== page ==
Nonetheless, HERO made a mistake, they gave Ornstein a tool to use, and he ran with the opportunity. His lawyers managed to intimidate the new www.dontflygo.comwebsite operator to shut the site down at a critical time. The future of HERO is now questionable, which is a shame because they have an important perspective to deliver. If this employee group is to pull itself back together, it must control its negative emotions and reinvent itself with a more positive emphasis.

Hatred is a two-edged sword, though. Those who inspire hatred are seldom successful for long. Frank Lorenzo wins the prize as the most hated airline executive of the past fifty years, and he left behind a financial crater to the tune of billions when he finally went down in flames. Richard Ferris and Stephen Wolf also generated feelings of hatred among their employee groups later in their careers, and both leaders fell short of achieving commendable results during these periods. Powerful negative feelings toward Mesa’s CEO largely stem from the perception that he uses unethical means to achieve his goals and that his goals are brutally self-serving.

Unfortunately for Ornstein, the negative feelings aren’t restricted to employees of his competitors. He is dealing with a revolution at home as 90% of Mesa’s pilots recently gave a vote of “No Confidence” to his management team. The Mesa pilots cited poor operational performance, but the problem is wider than that. These pilots see that the promises made to them are unlikely to be realized. They agreed to work for less because of promises of growth and future prosperity, but growth is slowing and prosperity looks questionable as the airline fails to provide the pilots with the resources they need to take pride in their work and keep the customers satisfied. Moreover, the dreams of many pilots to use a regional airline such as Mesa as a stepping stone to reach a a major airline job have become hollow, as price competition from regionals chip away at both the quantity and quality of jobs with the majors. Most airlines begin with a honeymoon period in which employees are optimistic and hope can be substituted for larger paychecks. Once that hope diminishes, the employees want more pay if they are to be enticed to stick around. Mesa’s honeymoon is over, and rising labor costs will become a significant issue before long.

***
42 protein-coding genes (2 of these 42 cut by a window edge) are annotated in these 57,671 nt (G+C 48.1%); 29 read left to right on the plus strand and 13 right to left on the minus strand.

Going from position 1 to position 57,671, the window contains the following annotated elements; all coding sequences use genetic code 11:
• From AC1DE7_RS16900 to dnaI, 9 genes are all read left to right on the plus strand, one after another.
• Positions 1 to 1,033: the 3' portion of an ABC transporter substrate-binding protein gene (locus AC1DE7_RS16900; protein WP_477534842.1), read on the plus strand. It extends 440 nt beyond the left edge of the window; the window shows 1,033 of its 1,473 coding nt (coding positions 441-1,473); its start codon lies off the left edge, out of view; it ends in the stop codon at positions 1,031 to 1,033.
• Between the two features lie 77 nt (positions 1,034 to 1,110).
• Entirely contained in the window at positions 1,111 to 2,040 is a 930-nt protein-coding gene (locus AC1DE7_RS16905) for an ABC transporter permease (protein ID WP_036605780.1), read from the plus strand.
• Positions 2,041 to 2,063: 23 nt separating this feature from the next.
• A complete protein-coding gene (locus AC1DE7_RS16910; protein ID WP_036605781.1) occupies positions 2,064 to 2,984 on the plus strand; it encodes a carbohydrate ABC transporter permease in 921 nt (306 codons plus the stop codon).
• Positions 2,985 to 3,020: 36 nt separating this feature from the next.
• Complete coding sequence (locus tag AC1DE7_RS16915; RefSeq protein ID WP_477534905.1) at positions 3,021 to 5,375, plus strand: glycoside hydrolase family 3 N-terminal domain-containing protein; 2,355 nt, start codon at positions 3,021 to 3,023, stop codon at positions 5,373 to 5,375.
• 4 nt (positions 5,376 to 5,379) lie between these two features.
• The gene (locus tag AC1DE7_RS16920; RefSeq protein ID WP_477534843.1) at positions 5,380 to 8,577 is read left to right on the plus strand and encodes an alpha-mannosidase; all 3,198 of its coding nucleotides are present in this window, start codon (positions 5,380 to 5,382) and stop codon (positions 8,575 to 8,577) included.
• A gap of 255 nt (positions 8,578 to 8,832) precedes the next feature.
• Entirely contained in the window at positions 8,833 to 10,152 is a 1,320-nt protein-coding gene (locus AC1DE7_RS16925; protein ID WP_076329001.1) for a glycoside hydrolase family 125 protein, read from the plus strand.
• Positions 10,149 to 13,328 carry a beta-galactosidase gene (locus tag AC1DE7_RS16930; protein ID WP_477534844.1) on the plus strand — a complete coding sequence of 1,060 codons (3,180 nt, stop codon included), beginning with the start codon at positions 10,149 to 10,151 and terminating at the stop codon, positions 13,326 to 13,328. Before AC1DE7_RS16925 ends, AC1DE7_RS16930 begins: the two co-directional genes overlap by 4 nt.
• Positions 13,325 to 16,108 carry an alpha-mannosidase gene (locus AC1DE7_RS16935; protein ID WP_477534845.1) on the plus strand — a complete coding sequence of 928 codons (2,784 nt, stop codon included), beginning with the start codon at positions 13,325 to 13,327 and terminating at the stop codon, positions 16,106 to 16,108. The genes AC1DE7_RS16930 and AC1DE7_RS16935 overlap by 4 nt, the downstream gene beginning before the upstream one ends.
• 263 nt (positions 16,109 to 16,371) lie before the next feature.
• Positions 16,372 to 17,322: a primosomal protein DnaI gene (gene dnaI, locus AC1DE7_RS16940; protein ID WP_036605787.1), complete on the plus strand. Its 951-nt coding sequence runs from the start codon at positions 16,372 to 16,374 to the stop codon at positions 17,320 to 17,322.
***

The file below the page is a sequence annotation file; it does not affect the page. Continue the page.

A most disturbing event took place on November 20, as one of go!’s most outspoken critics lost the front wheel to his truck due to the loosening/removal of that wheel’s lug nuts. If the failure took place 5 minutes later, he would have been on Oahu’s H-3 freeway, cruising at highway speeds, and the truck sat so high on its enormous wheels that it would almost certainly have rolled. That critic of go! is lucky to be alive tonight. I traveled to the scene of the accident and spent an hour speaking with the individual. He convinced me that he had recently tested the lug nut security. We discussed the possibility that a wheel theft was interrupted, and it is not as plausible an explanation as a sabotage theory for a variety of reasons. There is no way that such a single occurrence can be pinned upon go! or one of its sympathizers, but let’s hope this is not the beginning of a series of “accidents” which befall those who speak poorly of go!. That would be a form of hatred far worse than the mailing of a T-shirt with disagreeable names upon it.